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Mat Slip Decoration
Obtaining satin-mat surfaces using slips

Have you ever seen satin-mat ceramic surfaces and wondered how it is done? Easy -- by decorating with color slips made from the same clay body! Using slips made from the same body as your ceramic pieces is quite easy, but there are a few things to consider. The technique is outlned below.

The first quesion is how to make the base slip from your usual throwing or building body, i.e. the uncolored slip. If you are mixing up your clay body from dry ingredients, then you can skip the first part. A fine white earthenware, stoneware or porcelain is most suitable to this technique, although coarser clays can also be used. Dark clays are not really suitable unless you are thinking of aplying a lighter colored slip on top, in which case you will have to try out a different clay body.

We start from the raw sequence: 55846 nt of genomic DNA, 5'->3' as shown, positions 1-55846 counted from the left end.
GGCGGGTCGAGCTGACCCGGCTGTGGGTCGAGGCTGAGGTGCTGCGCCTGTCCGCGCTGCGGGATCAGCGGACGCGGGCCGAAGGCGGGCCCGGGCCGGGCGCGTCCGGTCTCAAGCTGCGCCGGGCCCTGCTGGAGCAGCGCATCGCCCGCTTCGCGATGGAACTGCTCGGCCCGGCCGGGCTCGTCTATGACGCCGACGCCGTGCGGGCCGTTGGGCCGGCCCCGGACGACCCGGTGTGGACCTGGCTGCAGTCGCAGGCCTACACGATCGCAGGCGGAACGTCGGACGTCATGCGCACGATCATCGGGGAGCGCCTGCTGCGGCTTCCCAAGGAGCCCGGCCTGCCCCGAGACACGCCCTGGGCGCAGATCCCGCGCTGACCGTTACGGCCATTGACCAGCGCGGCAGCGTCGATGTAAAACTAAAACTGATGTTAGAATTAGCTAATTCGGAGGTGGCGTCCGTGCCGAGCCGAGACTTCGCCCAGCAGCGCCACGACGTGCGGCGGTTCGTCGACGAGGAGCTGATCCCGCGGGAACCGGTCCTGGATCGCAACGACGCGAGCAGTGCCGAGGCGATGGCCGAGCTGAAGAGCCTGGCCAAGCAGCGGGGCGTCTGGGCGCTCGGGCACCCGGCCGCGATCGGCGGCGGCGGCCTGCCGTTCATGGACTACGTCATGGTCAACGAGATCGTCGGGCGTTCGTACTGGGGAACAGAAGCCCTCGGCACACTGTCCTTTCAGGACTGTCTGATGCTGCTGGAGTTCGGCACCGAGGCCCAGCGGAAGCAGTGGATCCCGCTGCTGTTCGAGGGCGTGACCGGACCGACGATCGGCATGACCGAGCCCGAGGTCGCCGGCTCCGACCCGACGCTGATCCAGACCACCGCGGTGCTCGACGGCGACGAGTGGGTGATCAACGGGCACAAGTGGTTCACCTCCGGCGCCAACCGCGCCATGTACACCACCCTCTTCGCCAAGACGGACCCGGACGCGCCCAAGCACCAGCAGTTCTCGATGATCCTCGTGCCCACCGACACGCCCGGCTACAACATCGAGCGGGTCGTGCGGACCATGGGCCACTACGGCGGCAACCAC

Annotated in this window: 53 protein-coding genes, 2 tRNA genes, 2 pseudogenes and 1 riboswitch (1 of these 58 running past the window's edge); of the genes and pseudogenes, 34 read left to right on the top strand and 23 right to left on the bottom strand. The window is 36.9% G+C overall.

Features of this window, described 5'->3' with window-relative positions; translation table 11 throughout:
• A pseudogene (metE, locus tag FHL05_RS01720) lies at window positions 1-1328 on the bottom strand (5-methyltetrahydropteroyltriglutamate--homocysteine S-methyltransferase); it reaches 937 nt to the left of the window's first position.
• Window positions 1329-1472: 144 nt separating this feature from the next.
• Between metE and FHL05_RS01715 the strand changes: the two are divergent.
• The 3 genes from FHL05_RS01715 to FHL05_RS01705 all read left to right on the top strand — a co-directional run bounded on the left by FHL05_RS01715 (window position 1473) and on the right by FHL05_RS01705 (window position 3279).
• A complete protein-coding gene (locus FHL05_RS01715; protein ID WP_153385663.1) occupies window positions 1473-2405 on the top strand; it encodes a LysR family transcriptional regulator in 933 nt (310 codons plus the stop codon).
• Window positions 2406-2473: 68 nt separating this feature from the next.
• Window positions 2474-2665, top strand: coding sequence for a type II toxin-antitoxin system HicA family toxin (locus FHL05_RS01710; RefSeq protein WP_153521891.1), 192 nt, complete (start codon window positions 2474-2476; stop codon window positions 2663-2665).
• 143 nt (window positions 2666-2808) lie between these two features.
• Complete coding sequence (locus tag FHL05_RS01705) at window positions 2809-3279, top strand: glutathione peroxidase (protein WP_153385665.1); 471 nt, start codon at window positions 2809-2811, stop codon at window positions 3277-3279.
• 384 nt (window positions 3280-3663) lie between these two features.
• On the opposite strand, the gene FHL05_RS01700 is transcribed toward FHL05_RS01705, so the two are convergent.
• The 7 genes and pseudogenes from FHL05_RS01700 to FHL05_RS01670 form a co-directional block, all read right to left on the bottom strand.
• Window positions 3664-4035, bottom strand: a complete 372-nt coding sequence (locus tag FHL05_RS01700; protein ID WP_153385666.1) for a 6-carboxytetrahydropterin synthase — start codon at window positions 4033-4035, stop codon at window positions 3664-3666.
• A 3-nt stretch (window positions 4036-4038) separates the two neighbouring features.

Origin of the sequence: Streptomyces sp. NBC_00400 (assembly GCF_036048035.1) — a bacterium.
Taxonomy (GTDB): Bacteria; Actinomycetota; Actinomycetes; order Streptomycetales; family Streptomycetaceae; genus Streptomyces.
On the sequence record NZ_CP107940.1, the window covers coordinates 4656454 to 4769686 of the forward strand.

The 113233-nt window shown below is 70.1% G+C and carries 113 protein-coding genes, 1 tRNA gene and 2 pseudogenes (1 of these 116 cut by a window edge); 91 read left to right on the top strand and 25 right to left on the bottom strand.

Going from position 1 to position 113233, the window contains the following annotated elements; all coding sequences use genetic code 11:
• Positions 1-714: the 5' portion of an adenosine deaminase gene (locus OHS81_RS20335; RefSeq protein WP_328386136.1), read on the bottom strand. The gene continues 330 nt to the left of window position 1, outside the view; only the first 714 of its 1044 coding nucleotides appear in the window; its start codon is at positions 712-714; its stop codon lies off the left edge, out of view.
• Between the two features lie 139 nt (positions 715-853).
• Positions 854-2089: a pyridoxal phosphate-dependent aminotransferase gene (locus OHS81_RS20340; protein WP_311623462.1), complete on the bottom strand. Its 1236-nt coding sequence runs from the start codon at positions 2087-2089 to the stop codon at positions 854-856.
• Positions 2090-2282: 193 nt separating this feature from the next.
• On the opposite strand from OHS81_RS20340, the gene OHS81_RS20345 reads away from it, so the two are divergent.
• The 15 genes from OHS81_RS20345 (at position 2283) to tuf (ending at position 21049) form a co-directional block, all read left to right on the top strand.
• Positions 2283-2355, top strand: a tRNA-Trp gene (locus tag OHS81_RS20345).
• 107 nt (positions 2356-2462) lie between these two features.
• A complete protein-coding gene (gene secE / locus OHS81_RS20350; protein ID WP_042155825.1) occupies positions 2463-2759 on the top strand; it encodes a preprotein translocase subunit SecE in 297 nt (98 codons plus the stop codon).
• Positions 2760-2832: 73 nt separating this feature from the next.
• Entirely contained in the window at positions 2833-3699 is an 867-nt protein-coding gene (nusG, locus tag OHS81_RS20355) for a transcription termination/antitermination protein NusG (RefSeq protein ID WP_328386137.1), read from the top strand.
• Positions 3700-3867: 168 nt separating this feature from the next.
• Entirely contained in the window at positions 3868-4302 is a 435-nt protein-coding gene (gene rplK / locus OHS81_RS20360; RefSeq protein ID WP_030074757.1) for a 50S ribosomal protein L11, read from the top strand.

Slip decorated mug by Elise Helland-HansenIf you are making up the slip from a wet clay, you need to roll out some of that clay into slabs and then dry them. Once dry, crush the slabs (the thinner they are the easier this will be to do), e.g. using a hammer or rolling pin or both. Sieve the powder through a medium fine mesh (wear a mask when doing this). This procedure will also remove any grog, if your clay was a coarse one. Next, add a small amount (like a drop or two) of sodium silicate to about a cup of warm water in a container. Slowly add slip powder to your water, stirring all the time. Some lumps may form, but don't worry about this. Keep adding powder until you have a lquid roughly the consistancy of cream. Finally, mix the slip using a drill mixer attachment or other blender of some sort. Now you can strain the liquid through a fine mesh into it's final container. The slip may thicken slightly on standing -- this is due to the sodium silicate, which adds fluidity to the slip while reducung the amount of necessary water. So if the slip thickens in the strainer it's not abnormal and you can help the flow through with a spoon or ladle.

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